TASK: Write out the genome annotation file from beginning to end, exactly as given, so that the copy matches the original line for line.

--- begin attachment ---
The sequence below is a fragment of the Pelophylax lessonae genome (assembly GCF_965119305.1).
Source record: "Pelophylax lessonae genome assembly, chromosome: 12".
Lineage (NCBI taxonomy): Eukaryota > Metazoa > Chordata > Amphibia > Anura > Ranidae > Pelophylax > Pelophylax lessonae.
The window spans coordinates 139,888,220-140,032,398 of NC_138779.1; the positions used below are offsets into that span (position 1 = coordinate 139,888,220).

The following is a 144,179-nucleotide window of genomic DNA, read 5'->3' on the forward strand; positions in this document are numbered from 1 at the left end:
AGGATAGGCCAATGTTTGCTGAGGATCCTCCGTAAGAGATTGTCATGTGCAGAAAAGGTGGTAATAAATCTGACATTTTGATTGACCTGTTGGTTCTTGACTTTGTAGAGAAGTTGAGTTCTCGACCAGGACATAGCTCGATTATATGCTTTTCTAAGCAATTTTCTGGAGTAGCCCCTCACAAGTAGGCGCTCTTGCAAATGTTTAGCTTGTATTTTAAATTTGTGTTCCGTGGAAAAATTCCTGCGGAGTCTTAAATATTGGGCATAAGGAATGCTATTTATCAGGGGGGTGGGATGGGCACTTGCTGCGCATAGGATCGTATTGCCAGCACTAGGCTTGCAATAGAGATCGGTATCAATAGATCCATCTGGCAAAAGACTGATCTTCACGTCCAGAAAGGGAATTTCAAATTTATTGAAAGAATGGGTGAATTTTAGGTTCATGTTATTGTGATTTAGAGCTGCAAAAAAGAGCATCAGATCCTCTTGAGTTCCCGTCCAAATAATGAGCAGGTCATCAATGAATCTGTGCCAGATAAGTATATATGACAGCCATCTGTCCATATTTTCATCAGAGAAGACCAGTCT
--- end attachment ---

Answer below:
The sequence below is a fragment of the Pelophylax lessonae genome (assembly GCF_965119305.1).
Source record: "Pelophylax lessonae genome assembly, chromosome: 12".
Lineage (NCBI taxonomy): Eukaryota > Metazoa > Chordata > Amphibia > Anura > Ranidae > Pelophylax > Pelophylax lessonae.
The window spans coordinates 139,888,220-140,032,398 of NC_138779.1; the positions used below are offsets into that span (position 1 = coordinate 139,888,220).

The following is a 144,179-nucleotide window of genomic DNA, read 5'->3' on the forward strand; positions in this document are numbered from 1 at the left end:
AGGATAGGCCAATGTTTGCTGAGGATCCTCCGTAAGAGATTGTCATGTGCAGAAAAGGTGGTAATAAATCTGACATTTTGATTGACCTGTTGGTTCTTGACTTTGTAGAGAAGTTGAGTTCTCGACCAGGACATAGCTCGATTATATGCTTTTCTAAGCAATTTTCTGGAGTAGCCCCTCACAAGTAGGCGCTCTTGCAAATGTTTAGCTTGTATTTTAAATTTGTGTTCCGTGGAAAAATTCCTGCGGAGTCTTAAATATTGGGCATAAGGAATGCTATTTATCAGGGGGGTGGGATGGGCACTTGCTGCGCATAGGATCGTATTGCCAGCACTAGGCTTGCAATAGAGATCGGTATCAATAGATCCATCTGGCAAAAGACTGATCTTCACGTCCAGAAAGGGAATTTCAAATTTATTGAAAGAATGGGTGAATTTTAGGTTCATGTTATTGTGATTTAGAGCTGCAAAAAAGAGCATCAGATCCTCTTGAGTTCCCGTCCAAATAATGAGCAGGTCATCAATGAATCTGTGCCAGATAAGTATATATGACAGCCATCTGTCCATATTTTCATCAGAGAAGACCAGTCT